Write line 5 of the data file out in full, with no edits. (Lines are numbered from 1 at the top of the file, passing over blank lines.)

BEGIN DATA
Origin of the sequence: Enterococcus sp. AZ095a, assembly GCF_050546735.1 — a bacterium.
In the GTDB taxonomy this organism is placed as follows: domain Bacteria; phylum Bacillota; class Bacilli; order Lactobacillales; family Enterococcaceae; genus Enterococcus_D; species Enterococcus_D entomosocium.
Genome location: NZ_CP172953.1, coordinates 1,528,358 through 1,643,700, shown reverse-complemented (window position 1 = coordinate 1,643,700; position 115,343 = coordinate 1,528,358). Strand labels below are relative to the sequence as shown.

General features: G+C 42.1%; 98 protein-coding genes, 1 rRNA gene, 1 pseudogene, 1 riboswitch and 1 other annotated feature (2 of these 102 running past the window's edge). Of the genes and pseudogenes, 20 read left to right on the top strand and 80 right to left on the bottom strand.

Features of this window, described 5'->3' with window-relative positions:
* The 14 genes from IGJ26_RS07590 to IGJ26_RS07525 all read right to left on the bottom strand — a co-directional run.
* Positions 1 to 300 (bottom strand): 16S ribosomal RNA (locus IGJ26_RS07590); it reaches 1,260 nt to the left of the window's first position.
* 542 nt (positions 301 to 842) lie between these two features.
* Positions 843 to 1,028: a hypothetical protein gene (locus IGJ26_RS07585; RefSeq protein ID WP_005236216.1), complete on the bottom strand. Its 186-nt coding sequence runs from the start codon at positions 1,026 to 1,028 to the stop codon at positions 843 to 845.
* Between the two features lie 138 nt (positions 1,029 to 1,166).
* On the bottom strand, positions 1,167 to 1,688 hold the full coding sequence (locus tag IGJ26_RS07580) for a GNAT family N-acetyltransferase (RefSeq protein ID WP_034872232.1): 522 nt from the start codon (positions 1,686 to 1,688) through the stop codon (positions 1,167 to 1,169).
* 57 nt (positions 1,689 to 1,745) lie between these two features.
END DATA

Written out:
Features of this window, described 5'->3' with window-relative positions: